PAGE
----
When delving into the expansive and storied discography of Wayne Shorter, “Moto Grosso Feio,” released in 1974, stands out as one of the most enigmatic entries. Here is an album that, while remaining true to Shorter’s reputation for innovation and exploration, veers off into terrain less traveled, even by his adventurous standards.
From the onset, “Moto Grosso Feio” invites the listener into a universe distinctly different from Shorter’s earlier works. If one were expecting a linear continuation from his previous efforts with Weather Report or even his solo albums of the ’60s, they’d quickly realize this was a departure. This isn’t to suggest a disconnection from his past but rather a bold foray into new realms.
The album’s title track, “Moto Grosso Feio,” which translates from Portuguese as “big ugly motor,” serves as an appropriate metaphor for the music’s engine: gritty, relentless, and evoking imagery of industrial landscapes and mechanized processes. It’s a sprawling epic of a track that unfolds over 12 minutes, where Shorter’s saxophone interplays beautifully with John McLaughlin’s guitar, offering an engaging dialogue between the two. Their instruments, at times, seem to be conversing, arguing, and harmonizing in the same breath.
“Iska” provides a different flavor. It’s a contemplative piece, where the complexity of the arrangements is evident. Shorter’s soprano saxophone soars, delves, and dances, guiding the listener through a labyrinth of sound. There’s a certain spaciousness to this track, a quality that allows for introspection amidst the intricate instrumentation.
“Manhattan Lorelei” is perhaps the most accessible track on the album. Its nod to more traditional jazz structures provides a sense of familiarity, but this isn’t a regression. The song serves as a reminder of Shorter’s roots, his foundational love for jazz, and his ability to interweave conventional and avant-garde elements seamlessly.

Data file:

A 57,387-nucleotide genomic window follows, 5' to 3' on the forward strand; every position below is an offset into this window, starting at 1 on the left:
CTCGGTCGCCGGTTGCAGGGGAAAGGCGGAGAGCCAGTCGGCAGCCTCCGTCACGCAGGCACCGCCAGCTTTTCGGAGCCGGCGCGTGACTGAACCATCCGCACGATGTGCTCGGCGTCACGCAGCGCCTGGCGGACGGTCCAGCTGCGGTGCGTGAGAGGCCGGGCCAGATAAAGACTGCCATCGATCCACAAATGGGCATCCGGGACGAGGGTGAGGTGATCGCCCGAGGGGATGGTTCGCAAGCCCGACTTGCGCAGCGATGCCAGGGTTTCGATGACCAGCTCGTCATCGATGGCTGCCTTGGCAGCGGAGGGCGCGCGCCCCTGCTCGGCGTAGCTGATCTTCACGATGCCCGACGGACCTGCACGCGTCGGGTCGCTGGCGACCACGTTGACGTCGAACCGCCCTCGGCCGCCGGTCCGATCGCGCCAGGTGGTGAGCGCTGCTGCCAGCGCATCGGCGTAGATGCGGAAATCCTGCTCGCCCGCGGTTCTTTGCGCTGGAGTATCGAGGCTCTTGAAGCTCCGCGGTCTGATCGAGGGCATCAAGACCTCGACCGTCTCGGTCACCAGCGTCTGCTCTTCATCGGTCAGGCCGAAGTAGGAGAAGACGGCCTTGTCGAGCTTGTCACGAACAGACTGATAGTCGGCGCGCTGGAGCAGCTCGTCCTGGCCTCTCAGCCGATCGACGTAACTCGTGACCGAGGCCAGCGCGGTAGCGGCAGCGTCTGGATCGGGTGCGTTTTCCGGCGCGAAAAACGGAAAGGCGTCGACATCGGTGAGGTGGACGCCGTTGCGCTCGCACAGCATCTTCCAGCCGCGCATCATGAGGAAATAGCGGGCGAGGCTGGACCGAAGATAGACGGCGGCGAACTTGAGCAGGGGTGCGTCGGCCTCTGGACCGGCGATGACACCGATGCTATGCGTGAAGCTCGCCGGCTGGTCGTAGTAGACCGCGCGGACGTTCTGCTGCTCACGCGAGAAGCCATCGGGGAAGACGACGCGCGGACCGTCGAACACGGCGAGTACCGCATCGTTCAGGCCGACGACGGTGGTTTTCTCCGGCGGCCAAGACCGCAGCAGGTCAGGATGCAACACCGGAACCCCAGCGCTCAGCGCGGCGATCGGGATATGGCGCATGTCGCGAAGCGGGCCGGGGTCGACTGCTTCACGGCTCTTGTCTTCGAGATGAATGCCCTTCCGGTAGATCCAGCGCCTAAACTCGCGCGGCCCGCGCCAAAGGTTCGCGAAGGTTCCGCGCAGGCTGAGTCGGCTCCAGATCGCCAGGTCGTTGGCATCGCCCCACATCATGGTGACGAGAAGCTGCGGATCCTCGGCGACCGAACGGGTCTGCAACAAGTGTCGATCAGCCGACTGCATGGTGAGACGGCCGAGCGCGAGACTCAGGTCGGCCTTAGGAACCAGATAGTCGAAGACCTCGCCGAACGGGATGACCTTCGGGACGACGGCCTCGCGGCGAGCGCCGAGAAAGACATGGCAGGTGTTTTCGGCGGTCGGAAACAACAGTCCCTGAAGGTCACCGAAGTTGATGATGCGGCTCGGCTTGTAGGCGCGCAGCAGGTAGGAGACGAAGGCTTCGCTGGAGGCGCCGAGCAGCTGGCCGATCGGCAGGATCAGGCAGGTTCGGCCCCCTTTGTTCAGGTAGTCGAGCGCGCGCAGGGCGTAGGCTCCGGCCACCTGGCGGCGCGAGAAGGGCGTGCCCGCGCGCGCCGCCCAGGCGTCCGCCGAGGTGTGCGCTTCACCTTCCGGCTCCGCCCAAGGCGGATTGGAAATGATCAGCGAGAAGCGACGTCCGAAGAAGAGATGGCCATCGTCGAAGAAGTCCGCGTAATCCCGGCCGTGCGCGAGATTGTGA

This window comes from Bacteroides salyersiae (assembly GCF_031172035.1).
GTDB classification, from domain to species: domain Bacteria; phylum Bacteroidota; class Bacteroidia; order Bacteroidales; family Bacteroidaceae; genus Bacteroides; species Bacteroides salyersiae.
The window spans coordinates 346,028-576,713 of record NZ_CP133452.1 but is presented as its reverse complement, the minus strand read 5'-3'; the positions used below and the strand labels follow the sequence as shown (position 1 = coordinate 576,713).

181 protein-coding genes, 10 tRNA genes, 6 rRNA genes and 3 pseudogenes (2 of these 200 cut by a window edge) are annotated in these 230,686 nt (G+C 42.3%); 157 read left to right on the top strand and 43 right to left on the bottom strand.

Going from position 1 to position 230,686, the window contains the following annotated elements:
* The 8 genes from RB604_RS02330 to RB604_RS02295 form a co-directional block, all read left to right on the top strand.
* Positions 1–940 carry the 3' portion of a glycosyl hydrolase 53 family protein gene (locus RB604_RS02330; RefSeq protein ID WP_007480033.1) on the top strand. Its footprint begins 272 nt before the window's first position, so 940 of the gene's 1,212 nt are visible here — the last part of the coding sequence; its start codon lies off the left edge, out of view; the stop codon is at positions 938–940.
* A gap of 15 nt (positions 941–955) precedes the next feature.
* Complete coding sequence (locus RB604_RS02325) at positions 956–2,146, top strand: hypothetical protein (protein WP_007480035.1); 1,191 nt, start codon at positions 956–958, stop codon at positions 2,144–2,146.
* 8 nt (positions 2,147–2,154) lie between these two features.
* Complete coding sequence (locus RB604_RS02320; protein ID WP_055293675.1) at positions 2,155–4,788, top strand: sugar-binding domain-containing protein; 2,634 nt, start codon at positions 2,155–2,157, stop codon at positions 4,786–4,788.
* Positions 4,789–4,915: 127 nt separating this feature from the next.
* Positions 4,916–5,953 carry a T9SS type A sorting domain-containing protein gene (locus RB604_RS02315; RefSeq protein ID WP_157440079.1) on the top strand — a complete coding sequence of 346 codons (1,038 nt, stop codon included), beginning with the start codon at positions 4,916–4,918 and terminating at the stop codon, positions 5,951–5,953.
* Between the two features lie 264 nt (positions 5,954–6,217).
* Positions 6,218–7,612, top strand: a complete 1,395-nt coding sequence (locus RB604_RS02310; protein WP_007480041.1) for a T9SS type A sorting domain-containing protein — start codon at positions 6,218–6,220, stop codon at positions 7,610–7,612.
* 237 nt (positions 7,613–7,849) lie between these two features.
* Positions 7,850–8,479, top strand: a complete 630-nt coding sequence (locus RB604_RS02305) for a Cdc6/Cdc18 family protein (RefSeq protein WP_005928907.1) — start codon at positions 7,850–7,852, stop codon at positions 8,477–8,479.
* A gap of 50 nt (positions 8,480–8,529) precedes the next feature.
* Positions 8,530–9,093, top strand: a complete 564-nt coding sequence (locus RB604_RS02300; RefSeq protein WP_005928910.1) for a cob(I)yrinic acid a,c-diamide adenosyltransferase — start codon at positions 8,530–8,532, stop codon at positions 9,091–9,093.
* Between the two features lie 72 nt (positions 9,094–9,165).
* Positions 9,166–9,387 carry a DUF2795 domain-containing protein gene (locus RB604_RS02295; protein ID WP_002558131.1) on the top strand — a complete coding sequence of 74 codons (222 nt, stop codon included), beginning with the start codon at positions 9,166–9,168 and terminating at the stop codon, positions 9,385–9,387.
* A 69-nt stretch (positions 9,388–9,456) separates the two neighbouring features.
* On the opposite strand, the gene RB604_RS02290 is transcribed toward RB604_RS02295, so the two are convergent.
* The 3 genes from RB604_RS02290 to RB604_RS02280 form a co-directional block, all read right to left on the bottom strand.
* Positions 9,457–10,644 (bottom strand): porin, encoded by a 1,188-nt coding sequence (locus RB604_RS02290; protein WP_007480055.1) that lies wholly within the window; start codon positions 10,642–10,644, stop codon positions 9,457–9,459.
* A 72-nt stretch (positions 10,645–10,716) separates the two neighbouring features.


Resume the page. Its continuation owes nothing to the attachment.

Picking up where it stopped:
The inclusion of Brazilian percussionist Airto Moreira on “Vera Cruz” infuses the track with a rhythmic vivacity that feels both earthy and ethereal. There’s an organic nature to this piece, a raw heartbeat that pulses beneath the surface of Shorter’s melodic explorations. It’s a journey to a different place, perhaps a rainforest or a bustling Brazilian cityscape, showcasing Shorter’s fascination with world music.
Yet, while the album is undeniably innovative, its experimental nature might be a double-edged sword for some. “Moto Grosso Feio” demands attentive listening. It’s not an album of instant gratification but requires patience and immersion. For the uninitiated or those expecting a more conventional jazz experience, it might feel overwhelming or esoteric.
However, for those willing to engage, the rewards are plentiful. With each subsequent listen, new layers emerge, and the genius of Shorter’s compositions becomes even more apparent. This is an album that encourages, if not demands, exploration.
“Moto Grosso Feio” can be seen as a pivotal moment in Wayne Shorter’s illustrious career. It’s a testament to his restless spirit and desire to constantly evolve, to seek out new horizons and challenge both himself and his listeners. While it may not be for everyone, its place in the annals of jazz history is indisputable. For those attuned to its frequency, it’s a profound experience that resonates deeply, long after the final note has been played.